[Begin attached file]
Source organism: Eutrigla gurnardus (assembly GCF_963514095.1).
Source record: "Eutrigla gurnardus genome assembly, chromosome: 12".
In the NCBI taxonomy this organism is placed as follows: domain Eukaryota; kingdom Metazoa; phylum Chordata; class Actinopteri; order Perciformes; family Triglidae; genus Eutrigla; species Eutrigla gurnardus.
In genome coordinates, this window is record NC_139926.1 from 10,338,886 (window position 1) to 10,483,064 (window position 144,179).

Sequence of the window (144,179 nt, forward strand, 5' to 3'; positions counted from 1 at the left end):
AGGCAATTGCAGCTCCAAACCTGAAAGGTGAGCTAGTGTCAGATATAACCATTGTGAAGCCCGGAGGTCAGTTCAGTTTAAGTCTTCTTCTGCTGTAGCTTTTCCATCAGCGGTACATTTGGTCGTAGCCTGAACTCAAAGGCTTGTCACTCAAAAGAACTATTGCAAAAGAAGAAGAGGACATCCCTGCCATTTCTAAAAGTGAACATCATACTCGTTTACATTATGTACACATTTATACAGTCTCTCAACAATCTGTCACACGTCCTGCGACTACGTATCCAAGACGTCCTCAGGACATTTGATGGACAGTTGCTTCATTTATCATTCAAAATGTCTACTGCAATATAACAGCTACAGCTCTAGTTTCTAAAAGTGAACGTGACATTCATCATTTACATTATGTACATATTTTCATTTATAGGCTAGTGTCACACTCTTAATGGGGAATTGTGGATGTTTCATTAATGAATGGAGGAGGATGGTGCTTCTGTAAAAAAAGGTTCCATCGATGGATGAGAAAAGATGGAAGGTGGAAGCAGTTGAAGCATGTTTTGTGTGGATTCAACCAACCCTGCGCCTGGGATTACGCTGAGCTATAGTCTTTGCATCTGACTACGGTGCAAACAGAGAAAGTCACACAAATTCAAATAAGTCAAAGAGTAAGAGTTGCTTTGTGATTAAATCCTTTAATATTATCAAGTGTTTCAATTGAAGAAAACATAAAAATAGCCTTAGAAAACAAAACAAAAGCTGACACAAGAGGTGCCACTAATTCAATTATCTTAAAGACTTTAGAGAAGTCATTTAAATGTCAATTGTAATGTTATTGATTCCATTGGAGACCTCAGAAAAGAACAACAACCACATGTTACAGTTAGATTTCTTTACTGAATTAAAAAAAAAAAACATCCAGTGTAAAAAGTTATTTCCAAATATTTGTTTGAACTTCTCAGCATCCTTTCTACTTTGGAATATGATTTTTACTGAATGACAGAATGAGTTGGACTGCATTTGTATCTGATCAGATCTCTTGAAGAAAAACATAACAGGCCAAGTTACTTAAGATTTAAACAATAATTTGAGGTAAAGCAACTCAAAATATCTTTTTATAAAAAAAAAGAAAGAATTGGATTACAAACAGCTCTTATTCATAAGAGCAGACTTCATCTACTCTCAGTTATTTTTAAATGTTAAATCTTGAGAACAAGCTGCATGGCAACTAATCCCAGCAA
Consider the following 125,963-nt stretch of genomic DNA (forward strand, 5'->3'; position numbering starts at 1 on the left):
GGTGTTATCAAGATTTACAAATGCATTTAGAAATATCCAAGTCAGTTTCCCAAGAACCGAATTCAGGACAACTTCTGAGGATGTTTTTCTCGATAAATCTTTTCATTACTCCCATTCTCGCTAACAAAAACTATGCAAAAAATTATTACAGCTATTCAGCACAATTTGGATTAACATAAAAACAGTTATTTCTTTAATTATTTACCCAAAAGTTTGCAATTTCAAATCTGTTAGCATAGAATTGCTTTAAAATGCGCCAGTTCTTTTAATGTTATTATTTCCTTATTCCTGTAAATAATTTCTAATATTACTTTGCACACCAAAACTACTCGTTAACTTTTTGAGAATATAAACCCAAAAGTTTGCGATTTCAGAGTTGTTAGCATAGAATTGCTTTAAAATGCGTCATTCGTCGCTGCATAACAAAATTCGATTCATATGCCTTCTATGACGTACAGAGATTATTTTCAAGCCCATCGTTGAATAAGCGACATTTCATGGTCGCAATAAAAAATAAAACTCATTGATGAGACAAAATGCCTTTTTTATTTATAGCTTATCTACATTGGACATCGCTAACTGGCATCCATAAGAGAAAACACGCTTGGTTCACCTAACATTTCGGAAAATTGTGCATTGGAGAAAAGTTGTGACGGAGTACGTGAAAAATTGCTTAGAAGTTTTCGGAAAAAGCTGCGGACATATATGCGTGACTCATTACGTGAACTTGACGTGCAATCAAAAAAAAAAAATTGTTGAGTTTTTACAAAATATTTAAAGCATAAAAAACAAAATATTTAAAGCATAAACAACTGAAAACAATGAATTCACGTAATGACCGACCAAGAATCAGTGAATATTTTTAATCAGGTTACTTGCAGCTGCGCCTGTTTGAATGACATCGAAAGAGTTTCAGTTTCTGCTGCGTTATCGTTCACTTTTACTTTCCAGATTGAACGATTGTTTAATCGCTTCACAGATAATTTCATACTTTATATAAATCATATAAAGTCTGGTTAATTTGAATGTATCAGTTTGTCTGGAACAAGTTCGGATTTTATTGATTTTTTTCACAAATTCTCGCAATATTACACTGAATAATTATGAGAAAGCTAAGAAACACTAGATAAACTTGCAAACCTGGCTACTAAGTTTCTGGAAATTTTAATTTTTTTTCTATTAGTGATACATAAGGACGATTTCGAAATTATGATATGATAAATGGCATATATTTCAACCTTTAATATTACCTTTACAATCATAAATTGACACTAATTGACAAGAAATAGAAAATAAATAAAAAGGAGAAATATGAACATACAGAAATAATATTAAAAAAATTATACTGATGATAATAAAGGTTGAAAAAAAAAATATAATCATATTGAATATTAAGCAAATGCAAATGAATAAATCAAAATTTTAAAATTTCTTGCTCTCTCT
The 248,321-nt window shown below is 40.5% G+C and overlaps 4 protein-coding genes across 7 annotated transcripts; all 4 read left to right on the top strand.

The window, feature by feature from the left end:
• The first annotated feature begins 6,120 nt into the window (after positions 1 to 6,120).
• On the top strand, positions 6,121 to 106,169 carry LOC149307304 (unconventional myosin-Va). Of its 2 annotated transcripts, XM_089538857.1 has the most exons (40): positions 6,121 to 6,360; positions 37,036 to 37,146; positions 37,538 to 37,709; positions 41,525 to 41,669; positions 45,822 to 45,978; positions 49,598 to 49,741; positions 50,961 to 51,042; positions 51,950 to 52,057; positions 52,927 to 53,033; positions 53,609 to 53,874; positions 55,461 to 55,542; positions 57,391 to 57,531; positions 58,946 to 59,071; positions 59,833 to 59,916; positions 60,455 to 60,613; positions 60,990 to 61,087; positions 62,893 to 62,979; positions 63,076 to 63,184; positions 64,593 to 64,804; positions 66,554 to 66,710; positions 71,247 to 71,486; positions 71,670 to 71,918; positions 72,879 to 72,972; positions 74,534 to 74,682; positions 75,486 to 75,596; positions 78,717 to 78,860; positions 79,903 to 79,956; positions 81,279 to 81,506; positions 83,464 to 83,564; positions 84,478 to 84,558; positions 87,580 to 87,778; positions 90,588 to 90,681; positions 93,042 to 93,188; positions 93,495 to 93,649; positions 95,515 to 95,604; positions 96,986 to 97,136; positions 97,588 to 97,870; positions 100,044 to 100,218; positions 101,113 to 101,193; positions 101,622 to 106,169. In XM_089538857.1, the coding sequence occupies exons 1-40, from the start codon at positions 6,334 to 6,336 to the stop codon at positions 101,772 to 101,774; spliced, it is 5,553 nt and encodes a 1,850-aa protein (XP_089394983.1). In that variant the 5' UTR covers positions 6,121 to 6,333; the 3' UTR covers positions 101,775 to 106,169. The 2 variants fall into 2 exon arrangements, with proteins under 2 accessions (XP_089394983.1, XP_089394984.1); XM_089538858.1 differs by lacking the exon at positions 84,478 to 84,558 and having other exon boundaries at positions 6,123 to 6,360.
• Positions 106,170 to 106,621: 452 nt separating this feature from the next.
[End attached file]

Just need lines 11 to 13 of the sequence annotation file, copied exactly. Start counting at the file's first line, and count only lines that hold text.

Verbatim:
• The first annotated feature begins 6,120 nt into the window (after positions 1 to 6,120).
• On the top strand, positions 6,121 to 106,169 carry LOC149307304 (unconventional myosin-Va). Of its 2 annotated transcripts, XM_089538857.1 has the most exons (40): positions 6,121 to 6,360; positions 37,036 to 37,146; positions 37,538 to 37,709; positions 41,525 to 41,669; positions 45,822 to 45,978; positions 49,598 to 49,741; positions 50,961 to 51,042; positions 51,950 to 52,057; positions 52,927 to 53,033; positions 53,609 to 53,874; positions 55,461 to 55,542; positions 57,391 to 57,531; positions 58,946 to 59,071; positions 59,833 to 59,916; positions 60,455 to 60,613; positions 60,990 to 61,087; positions 62,893 to 62,979; positions 63,076 to 63,184; positions 64,593 to 64,804; positions 66,554 to 66,710; positions 71,247 to 71,486; positions 71,670 to 71,918; positions 72,879 to 72,972; positions 74,534 to 74,682; positions 75,486 to 75,596; positions 78,717 to 78,860; positions 79,903 to 79,956; positions 81,279 to 81,506; positions 83,464 to 83,564; positions 84,478 to 84,558; positions 87,580 to 87,778; positions 90,588 to 90,681; positions 93,042 to 93,188; positions 93,495 to 93,649; positions 95,515 to 95,604; positions 96,986 to 97,136; positions 97,588 to 97,870; positions 100,044 to 100,218; positions 101,113 to 101,193; positions 101,622 to 106,169. In XM_089538857.1, the coding sequence occupies exons 1-40, from the start codon at positions 6,334 to 6,336 to the stop codon at positions 101,772 to 101,774; spliced, it is 5,553 nt and encodes a 1,850-aa protein (XP_089394983.1). In that variant the 5' UTR covers positions 6,121 to 6,333; the 3' UTR covers positions 101,775 to 106,169. The 2 variants fall into 2 exon arrangements, with proteins under 2 accessions (XP_089394983.1, XP_089394984.1); XM_089538858.1 differs by lacking the exon at positions 84,478 to 84,558 and having other exon boundaries at positions 6,123 to 6,360.
• Positions 106,170 to 106,621: 452 nt separating this feature from the next.